The True Story Behind Peaky Blinders's Latest Villain, Oswald Mosley

WARNING: Embargoed for publication until 00:00:01 on 20/08/2019 - Programme Name: Peaky Blinders V - TX: n/a - Episode: Peaky Blinders V Ep 1 (No. 1) - Picture Shows:  Oswald Mosley (SAM CLAFLIN) - (C) Caryn Mandabach Productions Ltd. 2019 - Photographer:

Peaky Blinders is finally returning to our screens for its sixth and final season, and per usual, the Shelby family means business. In season five, among other adversaries, Tommy and his family met the controversial British politician Sir Oswald Mosley (portrayed by Sam Claflin). Though most Peaky Blinders characters tend to be fictional, sometimes the writers weave real people from history into the story. Mosley is one such character, a real historical figure who led Britain's anti-Semitic fascist movement during the 1930s. And thanks to the official trailer released on New Year's Day, we know he is 100 percent returning for the series finale.

Episode one of Peaky Blinders season five was set on Oct. 29, 1929, around the time the real-life Mosley was the chancellor of the Duchy of Lancaster, a private estate owned by Her Majesty the Queen. He was previously the MP for Smethwick, situated on the opposite side of Birmingham from the Shelby family's stomping ground of Small Heath. Peaky Blinders creator Steven Knight told The Guardian, "Given that we ended the last series with Tommy Shelby getting elected as a Labour politician, it seemed inevitable that he would come into contact with Mosley – and interesting to consider what both men might have in common as well as what marks them apart."

As chancellor of the Duchy of Lancaster, Mosley was tasked with finding ways to solve the unemployment crisis caused by the Wall Street Crash, but his proposals were continuously rejected, leading him to resign. Once Mosley left the Labour party, he formed the New Party, before starting up the British Union of Fascists (BUF) in 1932, "blending his economic programme with explicit anti-Semitism." His party gained momentum rapidly, and with his army of violent street fighters (known as the "Blackshirts"), and close ties to Hitler and Mussolini, Mosley was seen as a major threat by authorities.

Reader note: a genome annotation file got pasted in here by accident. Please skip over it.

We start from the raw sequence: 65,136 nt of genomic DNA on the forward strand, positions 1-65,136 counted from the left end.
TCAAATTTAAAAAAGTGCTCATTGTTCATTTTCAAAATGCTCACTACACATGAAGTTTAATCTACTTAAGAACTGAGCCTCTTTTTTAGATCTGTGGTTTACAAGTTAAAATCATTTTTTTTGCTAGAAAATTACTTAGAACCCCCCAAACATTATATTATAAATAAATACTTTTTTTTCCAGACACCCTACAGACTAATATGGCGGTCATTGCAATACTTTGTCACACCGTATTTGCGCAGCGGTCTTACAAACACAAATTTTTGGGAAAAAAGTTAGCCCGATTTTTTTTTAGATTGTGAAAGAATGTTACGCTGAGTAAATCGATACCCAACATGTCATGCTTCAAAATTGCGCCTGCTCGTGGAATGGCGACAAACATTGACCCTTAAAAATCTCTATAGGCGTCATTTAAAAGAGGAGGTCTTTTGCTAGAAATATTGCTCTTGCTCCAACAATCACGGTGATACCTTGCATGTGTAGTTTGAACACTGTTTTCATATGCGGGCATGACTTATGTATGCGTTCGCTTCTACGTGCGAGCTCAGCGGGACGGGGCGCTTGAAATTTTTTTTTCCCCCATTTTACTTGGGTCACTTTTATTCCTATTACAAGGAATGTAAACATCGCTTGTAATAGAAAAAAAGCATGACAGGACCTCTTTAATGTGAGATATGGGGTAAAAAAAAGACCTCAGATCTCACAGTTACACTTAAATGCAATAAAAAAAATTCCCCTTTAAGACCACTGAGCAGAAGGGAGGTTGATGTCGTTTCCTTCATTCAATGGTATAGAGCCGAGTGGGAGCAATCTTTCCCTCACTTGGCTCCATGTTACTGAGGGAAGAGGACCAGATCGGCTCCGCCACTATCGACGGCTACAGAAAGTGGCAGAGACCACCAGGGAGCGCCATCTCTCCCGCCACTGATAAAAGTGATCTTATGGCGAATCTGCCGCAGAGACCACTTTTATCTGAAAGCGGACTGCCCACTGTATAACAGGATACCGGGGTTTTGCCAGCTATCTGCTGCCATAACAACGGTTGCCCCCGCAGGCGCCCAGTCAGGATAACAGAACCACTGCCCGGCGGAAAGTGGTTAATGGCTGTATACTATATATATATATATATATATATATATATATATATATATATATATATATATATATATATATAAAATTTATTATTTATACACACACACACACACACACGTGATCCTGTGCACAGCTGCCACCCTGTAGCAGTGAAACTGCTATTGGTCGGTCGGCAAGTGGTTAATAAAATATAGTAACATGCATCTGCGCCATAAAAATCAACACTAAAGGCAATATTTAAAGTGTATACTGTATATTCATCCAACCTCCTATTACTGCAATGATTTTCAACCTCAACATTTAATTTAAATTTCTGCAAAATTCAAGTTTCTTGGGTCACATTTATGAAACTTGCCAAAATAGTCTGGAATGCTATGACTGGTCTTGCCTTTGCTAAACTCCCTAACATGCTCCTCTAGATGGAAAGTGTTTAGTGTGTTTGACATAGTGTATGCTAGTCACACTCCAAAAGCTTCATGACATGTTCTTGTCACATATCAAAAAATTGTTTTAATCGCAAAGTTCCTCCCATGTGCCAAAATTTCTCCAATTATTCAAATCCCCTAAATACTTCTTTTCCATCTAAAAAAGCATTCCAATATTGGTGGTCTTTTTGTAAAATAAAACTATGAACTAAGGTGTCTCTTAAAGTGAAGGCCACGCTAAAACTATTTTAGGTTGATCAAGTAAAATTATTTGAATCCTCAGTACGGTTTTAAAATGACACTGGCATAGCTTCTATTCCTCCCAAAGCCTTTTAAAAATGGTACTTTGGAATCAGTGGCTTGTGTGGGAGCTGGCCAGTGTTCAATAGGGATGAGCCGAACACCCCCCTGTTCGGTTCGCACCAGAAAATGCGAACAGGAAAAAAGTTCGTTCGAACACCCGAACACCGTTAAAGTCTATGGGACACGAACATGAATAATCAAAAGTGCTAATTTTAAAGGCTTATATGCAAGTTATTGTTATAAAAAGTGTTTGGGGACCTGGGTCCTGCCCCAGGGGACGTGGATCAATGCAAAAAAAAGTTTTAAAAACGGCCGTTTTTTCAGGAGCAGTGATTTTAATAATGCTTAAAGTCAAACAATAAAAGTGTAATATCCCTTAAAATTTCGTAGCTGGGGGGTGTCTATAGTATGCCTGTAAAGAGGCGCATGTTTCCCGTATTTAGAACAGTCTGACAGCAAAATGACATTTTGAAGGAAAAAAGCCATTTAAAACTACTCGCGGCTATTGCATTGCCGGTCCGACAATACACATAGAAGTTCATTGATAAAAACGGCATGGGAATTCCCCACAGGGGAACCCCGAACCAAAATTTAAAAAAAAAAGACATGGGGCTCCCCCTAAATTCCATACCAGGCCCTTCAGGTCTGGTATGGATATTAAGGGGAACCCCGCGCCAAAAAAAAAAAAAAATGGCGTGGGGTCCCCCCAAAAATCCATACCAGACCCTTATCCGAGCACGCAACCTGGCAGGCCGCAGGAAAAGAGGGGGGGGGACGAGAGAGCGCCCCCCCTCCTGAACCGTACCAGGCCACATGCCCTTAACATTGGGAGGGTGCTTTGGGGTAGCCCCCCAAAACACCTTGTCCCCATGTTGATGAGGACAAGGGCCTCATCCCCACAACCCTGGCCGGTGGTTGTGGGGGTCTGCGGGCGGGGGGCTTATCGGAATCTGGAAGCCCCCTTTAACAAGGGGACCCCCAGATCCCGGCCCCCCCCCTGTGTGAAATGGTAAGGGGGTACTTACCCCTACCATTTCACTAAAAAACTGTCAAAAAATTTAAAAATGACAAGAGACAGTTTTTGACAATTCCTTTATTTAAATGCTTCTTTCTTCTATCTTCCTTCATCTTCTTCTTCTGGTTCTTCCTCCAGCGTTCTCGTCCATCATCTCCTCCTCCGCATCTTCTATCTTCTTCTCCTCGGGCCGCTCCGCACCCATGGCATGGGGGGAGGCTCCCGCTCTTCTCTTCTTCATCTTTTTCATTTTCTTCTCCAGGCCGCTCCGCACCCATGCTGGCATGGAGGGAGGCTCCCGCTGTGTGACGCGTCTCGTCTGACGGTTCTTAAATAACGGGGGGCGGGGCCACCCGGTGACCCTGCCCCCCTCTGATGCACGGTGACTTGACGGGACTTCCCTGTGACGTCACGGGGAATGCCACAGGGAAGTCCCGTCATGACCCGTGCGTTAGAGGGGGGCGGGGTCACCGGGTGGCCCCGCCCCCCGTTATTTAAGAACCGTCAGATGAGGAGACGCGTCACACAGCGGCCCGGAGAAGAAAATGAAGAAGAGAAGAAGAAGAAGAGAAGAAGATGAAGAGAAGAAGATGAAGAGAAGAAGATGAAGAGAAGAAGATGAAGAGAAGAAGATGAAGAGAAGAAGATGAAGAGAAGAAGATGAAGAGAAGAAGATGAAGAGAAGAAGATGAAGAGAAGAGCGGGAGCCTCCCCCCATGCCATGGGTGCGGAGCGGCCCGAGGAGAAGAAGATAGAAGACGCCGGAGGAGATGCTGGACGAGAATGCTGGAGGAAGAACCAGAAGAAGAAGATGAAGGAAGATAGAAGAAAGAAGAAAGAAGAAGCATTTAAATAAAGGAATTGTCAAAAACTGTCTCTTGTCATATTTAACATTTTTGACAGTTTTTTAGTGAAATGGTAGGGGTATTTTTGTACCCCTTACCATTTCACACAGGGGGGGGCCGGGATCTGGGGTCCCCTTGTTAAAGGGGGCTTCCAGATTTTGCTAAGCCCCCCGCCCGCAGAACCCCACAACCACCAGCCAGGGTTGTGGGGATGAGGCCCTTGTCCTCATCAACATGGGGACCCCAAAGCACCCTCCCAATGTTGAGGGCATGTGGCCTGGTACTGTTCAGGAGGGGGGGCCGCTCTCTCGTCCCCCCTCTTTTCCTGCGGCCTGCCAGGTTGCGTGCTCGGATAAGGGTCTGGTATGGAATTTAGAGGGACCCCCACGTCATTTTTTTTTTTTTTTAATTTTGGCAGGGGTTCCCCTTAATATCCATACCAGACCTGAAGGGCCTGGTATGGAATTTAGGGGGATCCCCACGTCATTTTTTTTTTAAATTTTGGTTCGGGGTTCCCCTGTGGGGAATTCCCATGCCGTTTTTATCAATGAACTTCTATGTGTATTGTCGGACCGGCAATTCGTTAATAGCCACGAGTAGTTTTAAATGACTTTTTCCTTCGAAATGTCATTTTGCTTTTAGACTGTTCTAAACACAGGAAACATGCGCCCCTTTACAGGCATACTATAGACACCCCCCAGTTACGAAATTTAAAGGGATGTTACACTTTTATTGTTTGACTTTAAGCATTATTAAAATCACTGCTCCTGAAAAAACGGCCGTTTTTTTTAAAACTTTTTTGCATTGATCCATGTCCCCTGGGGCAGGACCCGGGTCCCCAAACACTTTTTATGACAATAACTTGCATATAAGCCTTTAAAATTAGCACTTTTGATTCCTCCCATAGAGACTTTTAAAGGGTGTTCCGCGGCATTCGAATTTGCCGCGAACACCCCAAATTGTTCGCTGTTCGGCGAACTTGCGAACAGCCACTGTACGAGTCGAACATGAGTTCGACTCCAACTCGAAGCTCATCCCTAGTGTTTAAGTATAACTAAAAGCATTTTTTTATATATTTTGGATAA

On Oct. 4, 1936, riots erupted in the East End of London when the socialists, antifascists, Jews, and greater London community united to force back a parade led by Mosley and the BUF. Known today as The Battle of Cable Street, the antifascists were successful, though it did little to quash Mosley's popularity in some circles. It was World War II that finally put an end to his plans, and he was interned in 1940, before being released in 1943 due to illness.

Following the war, Mosley unsuccessfully attempted to revive his party (soon renamed the Union Movement) and was forced into exile in France in 1951. However, he returned eight years later and stood for parliament — unsuccessfully — on two more occasions. During that time, Mosley and his Blackshirts attempted to hold another rally on July 31, 1962 at Ridley Road in Dalston, East London, where he would speak to a crowd from the back of a lorry. A large crowd of antifascists, however, gathered to protest the meeting and managed to knock Mosley to the ground. The police closed the meeting within the first three minutes and made 54 arrests, one which was Sir Oswald's son Max (who eventually went on to become the president of the Fédération Internationale de l'Automobile, the governing body for Formula One). These events were recently depicted in the BBC One series Ridley Road, which was a fictional love story set during this time period and depicted the Ridley Road riots.

After his last failed attempt to run for parliament in the 1966 general election, Mosley retired to France. He died in Orsay, France, in 1980, at age 84.